\The Atlantic\" needs to be made into a link pointing to this: https://www.theatlantic.com/technology/archive/2017/08/why-cities-flood/538251/"

Subject:
Applied Science
Career and Technical Education
Cultural Geography
Ecology
Environmental Science
Environmental Studies
Geology
Life Science
Physical Science
Social Science
Material Type:
Full Course
Provider:
Penn State College of Earth and Mineral Sciences
Author:
Brian King
Chongming Wang
Karl Zimmerer
Petra Tschakert
Date Added:
10/07/2019
Geography & Day of the Dead
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This resource was created by Cierra Morten, in collaboration with Dawn DeTurk, Hannah Blomstedt, and Julie Albrecht, as part of ESU2's Integrating the Arts project. This project is a four year initiative focused on integrating arts into the core curriculum through teacher education, practice, and coaching.

Subject:
Cultural Geography
Visual Arts
World History
Material Type:
Lesson Plan
Author:
Arts ESU2
Date Added:
08/21/2022
Geography and History Assignment
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CC BY
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For this assignment, students will use a graphic organizer to think about how the geography and environment of a place have shaped the economy, culture, society, and politics of Mesopotamia, Mesoamerican, Andean societies as well as a society of their choice.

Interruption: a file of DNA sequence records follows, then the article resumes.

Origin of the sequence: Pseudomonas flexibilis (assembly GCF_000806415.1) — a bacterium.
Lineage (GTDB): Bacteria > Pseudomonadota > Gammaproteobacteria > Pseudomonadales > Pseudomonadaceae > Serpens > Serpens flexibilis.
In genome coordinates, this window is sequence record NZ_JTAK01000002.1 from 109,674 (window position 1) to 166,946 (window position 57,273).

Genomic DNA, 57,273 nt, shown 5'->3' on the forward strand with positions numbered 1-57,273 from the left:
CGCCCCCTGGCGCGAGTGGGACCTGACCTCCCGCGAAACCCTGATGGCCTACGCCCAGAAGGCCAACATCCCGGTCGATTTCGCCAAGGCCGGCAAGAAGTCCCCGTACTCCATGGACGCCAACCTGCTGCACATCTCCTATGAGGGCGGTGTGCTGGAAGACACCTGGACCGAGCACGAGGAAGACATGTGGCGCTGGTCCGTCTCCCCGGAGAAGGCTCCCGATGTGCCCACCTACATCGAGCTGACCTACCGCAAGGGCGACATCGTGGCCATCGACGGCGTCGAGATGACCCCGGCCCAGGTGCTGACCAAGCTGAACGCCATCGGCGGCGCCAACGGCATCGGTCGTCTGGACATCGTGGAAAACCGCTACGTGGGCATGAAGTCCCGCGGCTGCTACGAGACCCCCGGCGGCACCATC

Subject:
Cultural Geography
History
World History
Material Type:
Homework/Assignment
Author:
Alliance for Learning in World History
Date Added:
02/13/2024
Geography of Latin America
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Latin America covers part of North America, South America, and the West Indies. It stretches from lifeless Atacama desert to rugged highlands and Alpine glaciers of the Andes mountains. The fertile plains of the Pampas are one of the world's richest agricultural regions. The Amazon Basin is the largest and wettest lowland in the world. Culturally, Latin America is a great mixture of European, indigenous and African cultures.

In this course, we will examine the peoples and places of Latin America from a geographical perspective. We will explore the geographical dimensions of economic, cultural, political, and physical forces influencing Latin America as a region. We will have a mixture of thematic and regional approaches to study the concepts and look into various physical and historical processes that have shaped dynamic and diverse cultural landscapes. We will study contemporary environmental and developmental issues, trends in migration, agricultural change, and globalization to understand Latin America's position in the global economy.